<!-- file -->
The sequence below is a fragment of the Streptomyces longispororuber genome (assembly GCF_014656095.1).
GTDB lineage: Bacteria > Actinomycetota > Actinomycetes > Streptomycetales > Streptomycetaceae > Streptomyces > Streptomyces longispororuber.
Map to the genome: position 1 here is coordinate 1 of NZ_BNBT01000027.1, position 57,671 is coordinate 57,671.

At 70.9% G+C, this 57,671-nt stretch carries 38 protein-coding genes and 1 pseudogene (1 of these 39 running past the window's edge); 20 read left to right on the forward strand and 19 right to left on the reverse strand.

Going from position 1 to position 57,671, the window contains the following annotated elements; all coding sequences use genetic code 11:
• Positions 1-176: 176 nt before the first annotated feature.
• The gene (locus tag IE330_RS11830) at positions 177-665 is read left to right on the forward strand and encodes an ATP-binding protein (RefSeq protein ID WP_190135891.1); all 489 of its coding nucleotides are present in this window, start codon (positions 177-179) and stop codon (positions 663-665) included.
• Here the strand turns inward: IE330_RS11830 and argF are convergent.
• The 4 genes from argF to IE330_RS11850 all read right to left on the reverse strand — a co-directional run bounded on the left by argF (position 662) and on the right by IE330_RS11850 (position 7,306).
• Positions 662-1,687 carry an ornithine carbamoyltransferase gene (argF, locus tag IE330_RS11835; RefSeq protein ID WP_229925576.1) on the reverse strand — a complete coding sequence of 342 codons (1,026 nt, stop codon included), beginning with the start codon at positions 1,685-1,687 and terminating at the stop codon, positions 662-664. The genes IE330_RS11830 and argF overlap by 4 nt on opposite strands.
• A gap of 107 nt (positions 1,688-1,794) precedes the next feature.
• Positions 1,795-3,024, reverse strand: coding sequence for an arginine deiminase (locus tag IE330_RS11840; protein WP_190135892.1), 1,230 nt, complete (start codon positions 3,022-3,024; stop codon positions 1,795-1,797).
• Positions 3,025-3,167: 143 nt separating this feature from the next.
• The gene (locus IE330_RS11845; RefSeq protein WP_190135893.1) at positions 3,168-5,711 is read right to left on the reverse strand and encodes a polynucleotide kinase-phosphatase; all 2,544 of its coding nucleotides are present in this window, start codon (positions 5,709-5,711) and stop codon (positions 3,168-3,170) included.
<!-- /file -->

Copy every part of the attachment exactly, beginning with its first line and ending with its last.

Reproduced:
The sequence below is a fragment of the Streptomyces longispororuber genome (assembly GCF_014656095.1).
GTDB lineage: Bacteria > Actinomycetota > Actinomycetes > Streptomycetales > Streptomycetaceae > Streptomyces > Streptomyces longispororuber.
Map to the genome: position 1 here is coordinate 1 of NZ_BNBT01000027.1, position 57,671 is coordinate 57,671.

At 70.9% G+C, this 57,671-nt stretch carries 38 protein-coding genes and 1 pseudogene (1 of these 39 running past the window's edge); 20 read left to right on the forward strand and 19 right to left on the reverse strand.

Going from position 1 to position 57,671, the window contains the following annotated elements; all coding sequences use genetic code 11:
• Positions 1-176: 176 nt before the first annotated feature.
• The gene (locus tag IE330_RS11830) at positions 177-665 is read left to right on the forward strand and encodes an ATP-binding protein (RefSeq protein ID WP_190135891.1); all 489 of its coding nucleotides are present in this window, start codon (positions 177-179) and stop codon (positions 663-665) included.
• Here the strand turns inward: IE330_RS11830 and argF are convergent.
• The 4 genes from argF to IE330_RS11850 all read right to left on the reverse strand — a co-directional run bounded on the left by argF (position 662) and on the right by IE330_RS11850 (position 7,306).
• Positions 662-1,687 carry an ornithine carbamoyltransferase gene (argF, locus tag IE330_RS11835; RefSeq protein ID WP_229925576.1) on the reverse strand — a complete coding sequence of 342 codons (1,026 nt, stop codon included), beginning with the start codon at positions 1,685-1,687 and terminating at the stop codon, positions 662-664. The genes IE330_RS11830 and argF overlap by 4 nt on opposite strands.
• A gap of 107 nt (positions 1,688-1,794) precedes the next feature.
• Positions 1,795-3,024, reverse strand: coding sequence for an arginine deiminase (locus tag IE330_RS11840; protein WP_190135892.1), 1,230 nt, complete (start codon positions 3,022-3,024; stop codon positions 1,795-1,797).
• Positions 3,025-3,167: 143 nt separating this feature from the next.
• The gene (locus IE330_RS11845; RefSeq protein WP_190135893.1) at positions 3,168-5,711 is read right to left on the reverse strand and encodes a polynucleotide kinase-phosphatase; all 2,544 of its coding nucleotides are present in this window, start codon (positions 5,709-5,711) and stop codon (positions 3,168-3,170) included.